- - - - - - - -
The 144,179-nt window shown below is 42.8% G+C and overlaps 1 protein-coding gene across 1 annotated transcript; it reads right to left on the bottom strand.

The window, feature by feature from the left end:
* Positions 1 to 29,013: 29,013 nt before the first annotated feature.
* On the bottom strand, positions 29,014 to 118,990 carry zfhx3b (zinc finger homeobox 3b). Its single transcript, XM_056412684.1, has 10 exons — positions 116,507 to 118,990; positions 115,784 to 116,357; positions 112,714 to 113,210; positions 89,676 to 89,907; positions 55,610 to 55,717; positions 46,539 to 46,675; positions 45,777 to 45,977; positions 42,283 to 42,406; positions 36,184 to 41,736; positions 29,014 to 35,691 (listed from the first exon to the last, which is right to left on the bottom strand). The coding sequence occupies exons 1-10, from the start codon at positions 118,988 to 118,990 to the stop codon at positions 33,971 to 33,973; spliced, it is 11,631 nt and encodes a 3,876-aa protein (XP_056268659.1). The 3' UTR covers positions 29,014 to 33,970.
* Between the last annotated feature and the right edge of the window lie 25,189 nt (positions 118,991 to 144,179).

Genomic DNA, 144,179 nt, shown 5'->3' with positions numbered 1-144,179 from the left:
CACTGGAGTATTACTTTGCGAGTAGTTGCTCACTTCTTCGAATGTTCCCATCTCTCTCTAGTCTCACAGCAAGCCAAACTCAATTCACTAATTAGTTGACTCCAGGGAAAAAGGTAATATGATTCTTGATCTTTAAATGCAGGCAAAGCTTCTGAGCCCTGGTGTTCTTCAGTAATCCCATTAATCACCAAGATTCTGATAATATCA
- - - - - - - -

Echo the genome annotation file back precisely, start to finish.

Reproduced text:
The 144,179-nt window shown below is 42.8% G+C and overlaps 1 protein-coding gene across 1 annotated transcript; it reads right to left on the bottom strand.

The window, feature by feature from the left end:
* Positions 1 to 29,013: 29,013 nt before the first annotated feature.
* On the bottom strand, positions 29,014 to 118,990 carry zfhx3b (zinc finger homeobox 3b). Its single transcript, XM_056412684.1, has 10 exons — positions 116,507 to 118,990; positions 115,784 to 116,357; positions 112,714 to 113,210; positions 89,676 to 89,907; positions 55,610 to 55,717; positions 46,539 to 46,675; positions 45,777 to 45,977; positions 42,283 to 42,406; positions 36,184 to 41,736; positions 29,014 to 35,691 (listed from the first exon to the last, which is right to left on the bottom strand). The coding sequence occupies exons 1-10, from the start codon at positions 118,988 to 118,990 to the stop codon at positions 33,971 to 33,973; spliced, it is 11,631 nt and encodes a 3,876-aa protein (XP_056268659.1). The 3' UTR covers positions 29,014 to 33,970.
* Between the last annotated feature and the right edge of the window lie 25,189 nt (positions 118,991 to 144,179).

Genomic DNA, 144,179 nt, shown 5'->3' with positions numbered 1-144,179 from the left:
CACTGGAGTATTACTTTGCGAGTAGTTGCTCACTTCTTCGAATGTTCCCATCTCTCTCTAGTCTCACAGCAAGCCAAACTCAATTCACTAATTAGTTGACTCCAGGGAAAAAGGTAATATGATTCTTGATCTTTAAATGCAGGCAAAGCTTCTGAGCCCTGGTGTTCTTCAGTAATCCCATTAATCACCAAGATTCTGATAATATCA